Early childhood education is not childminding

Logan Together Director, Matthew Cox’ response to recent childcare comments in the media:


“We’re asking people to go and get a Certificate 3 in Childcare just so they can go back to wiping noses and stop kids from killing each other.”

In uttering words to this effect recently, NSW Senator David Leyonhjelm gave voice to a common and worrying misconception about the role of early childhood education and care in our society. Across the human life course there is no period more impactful on development than the first three to five years of life, and the experiences children have – positive or negative – at this critical time can have lifelong impacts. This is especially true for children from disadvantaged backgrounds.

It’s in this context that we need to consider the critical role the Early Childhood Education and Care (ECEC) sector plays in giving children the best opportunity to succeed in life.

If we, as a society, are committed to providing our children with the very best start, we must prioritise high quality childcare from the very beginning. We must also value the people providing that care for us – and support the development of their skills and knowledge.

Recently on The Project, Senator Leyonhjelm claimed that asking childcare workers to obtain qualifications and adhere to national standards was driving up the cost of care unnecessarily. These comments are echoed by many Australians who see Kindy or daycare as somewhere to ‘keep kids safe’ while we go to work, and that ‘real’ learning only starts when we get to primary school.

Having access to safe, affordable childcare so that we can participate fully in work and life is important. But to underestimate the positive impact that early education has on our children’s development misunderstands how kids grow and learn.

“Going beyond wiping noses is not a luxury or a choice, but the hallmark of a successful society and a smart economic investment.” – Matthew Cox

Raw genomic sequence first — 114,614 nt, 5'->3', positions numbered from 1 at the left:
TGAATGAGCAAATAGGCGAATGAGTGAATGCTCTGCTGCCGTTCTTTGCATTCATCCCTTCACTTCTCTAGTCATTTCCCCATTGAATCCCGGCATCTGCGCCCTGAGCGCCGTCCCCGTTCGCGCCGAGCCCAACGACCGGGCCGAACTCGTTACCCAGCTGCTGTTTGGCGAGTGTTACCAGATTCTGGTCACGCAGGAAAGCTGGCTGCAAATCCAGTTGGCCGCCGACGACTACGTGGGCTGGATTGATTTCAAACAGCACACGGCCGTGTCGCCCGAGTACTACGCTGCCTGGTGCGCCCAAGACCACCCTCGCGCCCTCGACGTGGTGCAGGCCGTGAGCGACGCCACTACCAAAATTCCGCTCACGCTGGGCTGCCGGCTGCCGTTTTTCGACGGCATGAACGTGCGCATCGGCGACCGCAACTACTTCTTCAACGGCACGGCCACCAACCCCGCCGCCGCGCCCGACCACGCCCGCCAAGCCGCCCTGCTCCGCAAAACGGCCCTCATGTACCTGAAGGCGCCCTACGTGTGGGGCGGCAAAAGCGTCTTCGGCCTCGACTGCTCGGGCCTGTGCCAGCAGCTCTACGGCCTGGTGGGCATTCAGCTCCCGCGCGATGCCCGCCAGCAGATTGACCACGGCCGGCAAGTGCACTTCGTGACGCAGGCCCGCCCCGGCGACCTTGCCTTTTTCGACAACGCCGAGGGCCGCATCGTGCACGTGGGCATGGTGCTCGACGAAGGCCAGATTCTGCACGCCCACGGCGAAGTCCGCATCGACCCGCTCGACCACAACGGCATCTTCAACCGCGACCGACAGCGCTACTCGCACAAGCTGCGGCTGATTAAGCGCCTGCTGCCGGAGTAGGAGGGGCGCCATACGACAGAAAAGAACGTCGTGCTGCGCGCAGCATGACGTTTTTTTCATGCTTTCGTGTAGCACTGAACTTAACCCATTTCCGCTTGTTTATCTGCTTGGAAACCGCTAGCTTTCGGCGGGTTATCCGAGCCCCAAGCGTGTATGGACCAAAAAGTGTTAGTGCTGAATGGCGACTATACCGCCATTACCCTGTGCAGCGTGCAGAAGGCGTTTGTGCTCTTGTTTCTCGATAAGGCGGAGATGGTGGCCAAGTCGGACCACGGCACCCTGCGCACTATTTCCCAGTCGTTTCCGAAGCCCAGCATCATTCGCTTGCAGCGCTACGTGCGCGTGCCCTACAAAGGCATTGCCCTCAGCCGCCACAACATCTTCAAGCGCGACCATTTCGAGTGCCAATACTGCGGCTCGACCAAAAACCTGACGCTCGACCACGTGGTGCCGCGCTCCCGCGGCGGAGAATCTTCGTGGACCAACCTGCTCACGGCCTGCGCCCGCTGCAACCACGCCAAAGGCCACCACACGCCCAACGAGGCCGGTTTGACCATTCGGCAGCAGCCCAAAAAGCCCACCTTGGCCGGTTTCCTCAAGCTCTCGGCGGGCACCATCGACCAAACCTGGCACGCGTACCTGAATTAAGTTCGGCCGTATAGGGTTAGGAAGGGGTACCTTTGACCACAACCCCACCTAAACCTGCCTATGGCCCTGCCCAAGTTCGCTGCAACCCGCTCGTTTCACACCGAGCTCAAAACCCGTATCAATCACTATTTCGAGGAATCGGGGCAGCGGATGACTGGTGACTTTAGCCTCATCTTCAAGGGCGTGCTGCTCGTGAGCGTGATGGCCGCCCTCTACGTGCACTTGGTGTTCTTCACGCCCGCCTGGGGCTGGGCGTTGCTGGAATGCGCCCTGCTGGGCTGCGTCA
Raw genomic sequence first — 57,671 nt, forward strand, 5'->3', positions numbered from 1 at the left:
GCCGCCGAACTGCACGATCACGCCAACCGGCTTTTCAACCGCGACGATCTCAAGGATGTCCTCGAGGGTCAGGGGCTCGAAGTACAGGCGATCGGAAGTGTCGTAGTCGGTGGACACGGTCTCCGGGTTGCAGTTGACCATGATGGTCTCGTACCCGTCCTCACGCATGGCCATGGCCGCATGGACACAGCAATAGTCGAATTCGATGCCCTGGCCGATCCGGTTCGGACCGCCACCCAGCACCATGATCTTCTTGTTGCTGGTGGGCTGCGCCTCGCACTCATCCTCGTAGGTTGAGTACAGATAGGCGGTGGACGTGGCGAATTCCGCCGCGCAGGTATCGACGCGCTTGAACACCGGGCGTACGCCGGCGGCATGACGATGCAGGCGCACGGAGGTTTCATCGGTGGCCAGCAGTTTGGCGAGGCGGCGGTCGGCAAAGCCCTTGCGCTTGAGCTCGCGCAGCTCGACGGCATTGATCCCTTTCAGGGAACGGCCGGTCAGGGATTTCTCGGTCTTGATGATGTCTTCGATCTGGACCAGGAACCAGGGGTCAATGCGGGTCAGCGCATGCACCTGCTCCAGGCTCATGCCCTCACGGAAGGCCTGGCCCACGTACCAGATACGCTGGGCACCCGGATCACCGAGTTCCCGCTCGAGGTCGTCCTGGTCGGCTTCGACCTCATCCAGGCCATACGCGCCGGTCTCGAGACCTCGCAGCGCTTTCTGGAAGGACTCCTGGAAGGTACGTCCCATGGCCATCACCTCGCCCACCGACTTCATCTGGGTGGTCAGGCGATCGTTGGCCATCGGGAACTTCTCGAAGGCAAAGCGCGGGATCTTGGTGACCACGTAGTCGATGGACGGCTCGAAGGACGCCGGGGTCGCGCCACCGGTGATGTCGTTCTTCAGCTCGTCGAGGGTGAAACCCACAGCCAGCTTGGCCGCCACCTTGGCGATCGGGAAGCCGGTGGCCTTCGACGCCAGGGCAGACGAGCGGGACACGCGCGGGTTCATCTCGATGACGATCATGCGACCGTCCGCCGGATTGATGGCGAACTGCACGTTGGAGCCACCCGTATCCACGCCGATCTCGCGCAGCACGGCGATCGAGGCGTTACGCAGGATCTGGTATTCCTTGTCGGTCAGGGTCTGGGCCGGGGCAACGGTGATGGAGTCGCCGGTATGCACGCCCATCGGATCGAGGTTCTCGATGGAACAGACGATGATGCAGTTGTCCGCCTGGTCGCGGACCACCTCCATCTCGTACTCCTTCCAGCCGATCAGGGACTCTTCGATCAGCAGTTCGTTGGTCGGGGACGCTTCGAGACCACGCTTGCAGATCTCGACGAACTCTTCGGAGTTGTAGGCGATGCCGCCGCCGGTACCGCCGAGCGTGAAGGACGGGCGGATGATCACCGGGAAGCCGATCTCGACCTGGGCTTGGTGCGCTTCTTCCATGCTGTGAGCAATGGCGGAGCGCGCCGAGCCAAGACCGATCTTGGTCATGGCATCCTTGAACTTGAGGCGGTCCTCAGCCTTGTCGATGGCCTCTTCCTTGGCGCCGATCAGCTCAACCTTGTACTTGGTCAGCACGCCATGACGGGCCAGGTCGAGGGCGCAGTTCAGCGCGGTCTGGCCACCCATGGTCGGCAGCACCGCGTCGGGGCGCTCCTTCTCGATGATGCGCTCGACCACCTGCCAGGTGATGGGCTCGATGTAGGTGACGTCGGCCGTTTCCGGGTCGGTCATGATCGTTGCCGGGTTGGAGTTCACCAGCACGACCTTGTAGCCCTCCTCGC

Brain development in infants begins in utero and proceeds at astonishing pace in the first years of life. In fact, human brains develop faster in the first 12 months of life than at any other time across the life course. Young children, especially under the age of five, are constantly absorbing and analysing the world around them, with the brain specially wired to soak up language and social cues.

It’s a time when children begin developing the social, emotional, language, early literacy and analytical skills they will have to rely on for the rest of their lives. The quality of the home and learning environment in which this growth occurs is incredibly important.

It’s important from an economic point of view as well. Nobel laureate economist James Heckman’s work shows the best returns on investment in human capital are made in the earliest years, with the payback of interventions later in life diminishing the older we get. Put another way, investing in health and education in the foundational years of life saves us money. Investing later, when human potential is already compromised by missed opportunities earlier in life, is more expensive and often ineffective.

Moves to boost the quality of early childhood services and provide highly skilled educators in early childhood settings must be seen in this light. They are an investment in the potential of our young people and future productivity of our nation.

Despite Senator Leyonhjelm’s statements to the contrary, the presence of a national regulatory framework like the 2012 National Quality Early Learning Framework has had a noticeable positive impact on the quality of childcare centres across Australia.

In Queensland alone, the number of childcare centres meeting or exceeding the national standard has increased from 1535 to 1906 in just the last year.

“Going beyond wiping noses is not a luxury or a choice, but the hallmark of a successful society and a smart economic investment.” – Matthew Cox

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